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Total laryngectomy basics

A total laryngectomy is a surgery performed in the advanced stages of cancer. The procedure involves removing your voice box – also called the larynx. After a laryngectomy, breathing happens via an opening in the neck (called a stoma) instead of the nose and mouth.

Undergoing a total laryngectomy can be an overwhelming experience, but you are not alone. There are more than 100,000 people worldwide that have undergone the same operation and have proven that it is possible to maintain a good quality of life.

The changes

The larynx plays several important roles. It houses the vocal folds that make our voice sound. The larynx also helps us to breathe and swallow. Therefore, removal of the voice box not only leads to changes in the voice, but also changes in breathing, swallowing and smelling. 

Your new voice

We rely on our voices to express our thoughts and feelings. Losing your natural voice can initially be quite upsetting, and have a large impact on your ability to communicate as well as your sense of identity. The good news is that there are several ways to regain your voice.

There are basically three voicing methods that can be learned after surgery with the help of your speech-language pathologist (clinician): speech with a voice prosthesis (called tracheoesophageal speech), using an electrolarynx  and esophageal speech.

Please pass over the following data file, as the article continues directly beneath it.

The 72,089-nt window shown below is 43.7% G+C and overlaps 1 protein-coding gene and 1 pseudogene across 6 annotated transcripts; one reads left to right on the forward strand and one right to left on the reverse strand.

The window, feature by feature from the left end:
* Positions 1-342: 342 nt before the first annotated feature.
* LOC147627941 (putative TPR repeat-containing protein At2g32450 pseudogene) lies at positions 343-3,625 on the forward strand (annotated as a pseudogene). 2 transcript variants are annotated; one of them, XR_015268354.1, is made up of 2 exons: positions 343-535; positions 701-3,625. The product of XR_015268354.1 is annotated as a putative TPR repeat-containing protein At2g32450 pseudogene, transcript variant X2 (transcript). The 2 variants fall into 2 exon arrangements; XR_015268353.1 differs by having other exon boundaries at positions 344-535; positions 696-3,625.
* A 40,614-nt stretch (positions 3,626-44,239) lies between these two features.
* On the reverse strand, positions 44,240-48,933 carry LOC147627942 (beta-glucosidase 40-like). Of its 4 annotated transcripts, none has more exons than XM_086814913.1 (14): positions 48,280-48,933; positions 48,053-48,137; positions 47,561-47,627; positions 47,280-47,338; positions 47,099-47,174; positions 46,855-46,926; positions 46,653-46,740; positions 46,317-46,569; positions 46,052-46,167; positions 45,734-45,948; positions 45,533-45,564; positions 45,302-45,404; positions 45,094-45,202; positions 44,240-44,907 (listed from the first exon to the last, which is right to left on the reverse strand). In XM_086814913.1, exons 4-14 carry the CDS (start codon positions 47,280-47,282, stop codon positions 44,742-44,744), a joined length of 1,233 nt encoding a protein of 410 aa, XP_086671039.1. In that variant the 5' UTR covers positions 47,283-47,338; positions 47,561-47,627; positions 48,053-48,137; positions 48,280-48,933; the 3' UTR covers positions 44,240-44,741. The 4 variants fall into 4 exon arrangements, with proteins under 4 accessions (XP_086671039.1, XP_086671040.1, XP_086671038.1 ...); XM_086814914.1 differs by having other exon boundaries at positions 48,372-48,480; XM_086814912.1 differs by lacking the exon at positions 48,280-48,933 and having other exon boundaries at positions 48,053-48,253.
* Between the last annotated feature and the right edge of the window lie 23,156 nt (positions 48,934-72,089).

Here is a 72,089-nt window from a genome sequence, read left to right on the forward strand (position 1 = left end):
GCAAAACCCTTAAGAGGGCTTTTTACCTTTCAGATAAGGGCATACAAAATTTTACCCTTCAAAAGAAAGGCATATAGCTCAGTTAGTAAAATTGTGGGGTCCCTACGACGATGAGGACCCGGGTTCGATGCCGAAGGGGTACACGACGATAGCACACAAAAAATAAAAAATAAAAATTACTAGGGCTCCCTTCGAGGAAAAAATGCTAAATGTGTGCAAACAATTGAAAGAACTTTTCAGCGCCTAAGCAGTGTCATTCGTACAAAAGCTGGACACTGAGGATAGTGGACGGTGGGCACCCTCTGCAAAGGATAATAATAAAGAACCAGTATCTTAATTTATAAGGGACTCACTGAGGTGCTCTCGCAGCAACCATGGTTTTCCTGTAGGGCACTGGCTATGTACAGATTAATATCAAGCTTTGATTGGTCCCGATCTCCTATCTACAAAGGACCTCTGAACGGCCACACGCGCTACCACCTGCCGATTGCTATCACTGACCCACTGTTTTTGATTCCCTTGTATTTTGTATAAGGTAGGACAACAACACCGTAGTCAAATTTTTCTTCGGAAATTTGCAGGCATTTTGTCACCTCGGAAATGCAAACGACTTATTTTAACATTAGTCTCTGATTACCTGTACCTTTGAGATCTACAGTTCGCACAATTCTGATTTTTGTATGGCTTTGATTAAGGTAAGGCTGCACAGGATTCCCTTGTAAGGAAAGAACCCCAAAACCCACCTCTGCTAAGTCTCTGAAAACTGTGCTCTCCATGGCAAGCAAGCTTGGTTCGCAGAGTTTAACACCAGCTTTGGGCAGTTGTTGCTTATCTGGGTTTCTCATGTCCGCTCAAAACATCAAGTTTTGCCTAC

The functions of your nose

Your nose does more than just smell – it heats, humidifies and filters the air you breathe. In this way, you can be sure the air is at the right body temperature and contains enough moisture when it reaches your lungs for them to function properly.

After your total laryngectomy, you will breathe through the stoma in your neck resulting in the loss of nasal functions. Breathing through an open stoma causes the temperature and humidity in your lungs to drop. The lungs react to this by producing more mucus, meaning you cough more (similar to having a cold) and your windpipe can feel irritated.

Heat and Moisture Exchangers (HMEs) have been developed to compensate for the functions of your nose. They can help to rebalance the “climate” in your lungs.

Read more about what you can do to rehabilitate your lungs after a total laryngectomy.

 

Smelling after laryngectomy 

The other important function of your nose is that it allows you to smell. After the operation, you do not breathe in via the nose, so you will not smell automatically as you did before. Instead, you can learn to use a special technique called the NAIM (Nasal Airflow Inducing Maneuver) to get air into your nose and smell.

 

The freedom of hands-free speech

During the past few years, one of the key areas of development has been hands-free speech. Special devices and attachments have been developed that make it possible to use the voice prosthesis without having to occlude the stoma by hand.